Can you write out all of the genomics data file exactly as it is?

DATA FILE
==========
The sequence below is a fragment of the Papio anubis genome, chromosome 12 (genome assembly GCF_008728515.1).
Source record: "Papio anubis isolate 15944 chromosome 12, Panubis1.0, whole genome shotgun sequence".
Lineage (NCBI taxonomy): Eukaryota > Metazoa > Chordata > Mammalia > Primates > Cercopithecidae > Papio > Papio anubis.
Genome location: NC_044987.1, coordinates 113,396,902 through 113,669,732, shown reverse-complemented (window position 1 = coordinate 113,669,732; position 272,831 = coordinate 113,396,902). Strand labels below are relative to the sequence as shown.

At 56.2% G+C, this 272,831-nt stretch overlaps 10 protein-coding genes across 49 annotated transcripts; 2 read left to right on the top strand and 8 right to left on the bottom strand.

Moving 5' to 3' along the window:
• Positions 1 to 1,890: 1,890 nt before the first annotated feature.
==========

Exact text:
The sequence below is a fragment of the Papio anubis genome, chromosome 12 (genome assembly GCF_008728515.1).
Source record: "Papio anubis isolate 15944 chromosome 12, Panubis1.0, whole genome shotgun sequence".
Lineage (NCBI taxonomy): Eukaryota > Metazoa > Chordata > Mammalia > Primates > Cercopithecidae > Papio > Papio anubis.
Genome location: NC_044987.1, coordinates 113,396,902 through 113,669,732, shown reverse-complemented (window position 1 = coordinate 113,669,732; position 272,831 = coordinate 113,396,902). Strand labels below are relative to the sequence as shown.

At 56.2% G+C, this 272,831-nt stretch overlaps 10 protein-coding genes across 49 annotated transcripts; 2 read left to right on the top strand and 8 right to left on the bottom strand.

Moving 5' to 3' along the window:
• Positions 1 to 1,890: 1,890 nt before the first annotated feature.